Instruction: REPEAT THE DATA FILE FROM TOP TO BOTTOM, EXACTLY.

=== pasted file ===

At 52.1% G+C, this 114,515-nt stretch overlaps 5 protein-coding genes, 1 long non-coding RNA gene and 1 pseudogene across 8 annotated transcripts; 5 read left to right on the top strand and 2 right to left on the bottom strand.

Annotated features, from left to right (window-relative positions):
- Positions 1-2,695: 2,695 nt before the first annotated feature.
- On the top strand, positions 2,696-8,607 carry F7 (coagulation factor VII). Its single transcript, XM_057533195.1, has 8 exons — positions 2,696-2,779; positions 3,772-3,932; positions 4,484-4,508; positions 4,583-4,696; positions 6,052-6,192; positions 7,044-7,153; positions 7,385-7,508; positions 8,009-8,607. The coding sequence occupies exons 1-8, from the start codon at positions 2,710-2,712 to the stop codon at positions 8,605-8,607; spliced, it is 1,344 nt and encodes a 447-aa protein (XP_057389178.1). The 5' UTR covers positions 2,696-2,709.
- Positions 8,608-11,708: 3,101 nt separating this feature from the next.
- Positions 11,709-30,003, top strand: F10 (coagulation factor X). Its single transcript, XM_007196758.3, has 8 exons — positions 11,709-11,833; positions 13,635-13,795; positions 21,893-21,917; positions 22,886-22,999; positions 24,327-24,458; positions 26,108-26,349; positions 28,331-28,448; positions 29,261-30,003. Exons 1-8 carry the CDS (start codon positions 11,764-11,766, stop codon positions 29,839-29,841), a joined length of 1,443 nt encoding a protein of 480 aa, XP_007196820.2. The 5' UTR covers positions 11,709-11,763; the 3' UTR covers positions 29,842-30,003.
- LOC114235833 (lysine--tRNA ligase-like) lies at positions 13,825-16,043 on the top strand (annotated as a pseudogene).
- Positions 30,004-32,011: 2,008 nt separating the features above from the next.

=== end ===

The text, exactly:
At 52.1% G+C, this 114,515-nt stretch overlaps 5 protein-coding genes, 1 long non-coding RNA gene and 1 pseudogene across 8 annotated transcripts; 5 read left to right on the top strand and 2 right to left on the bottom strand.

Annotated features, from left to right (window-relative positions):
- Positions 1-2,695: 2,695 nt before the first annotated feature.
- On the top strand, positions 2,696-8,607 carry F7 (coagulation factor VII). Its single transcript, XM_057533195.1, has 8 exons — positions 2,696-2,779; positions 3,772-3,932; positions 4,484-4,508; positions 4,583-4,696; positions 6,052-6,192; positions 7,044-7,153; positions 7,385-7,508; positions 8,009-8,607. The coding sequence occupies exons 1-8, from the start codon at positions 2,710-2,712 to the stop codon at positions 8,605-8,607; spliced, it is 1,344 nt and encodes a 447-aa protein (XP_057389178.1). The 5' UTR covers positions 2,696-2,709.
- Positions 8,608-11,708: 3,101 nt separating this feature from the next.
- Positions 11,709-30,003, top strand: F10 (coagulation factor X). Its single transcript, XM_007196758.3, has 8 exons — positions 11,709-11,833; positions 13,635-13,795; positions 21,893-21,917; positions 22,886-22,999; positions 24,327-24,458; positions 26,108-26,349; positions 28,331-28,448; positions 29,261-30,003. Exons 1-8 carry the CDS (start codon positions 11,764-11,766, stop codon positions 29,839-29,841), a joined length of 1,443 nt encoding a protein of 480 aa, XP_007196820.2. The 5' UTR covers positions 11,709-11,763; the 3' UTR covers positions 29,842-30,003.
- LOC114235833 (lysine--tRNA ligase-like) lies at positions 13,825-16,043 on the top strand (annotated as a pseudogene).
- Positions 30,004-32,011: 2,008 nt separating the features above from the next.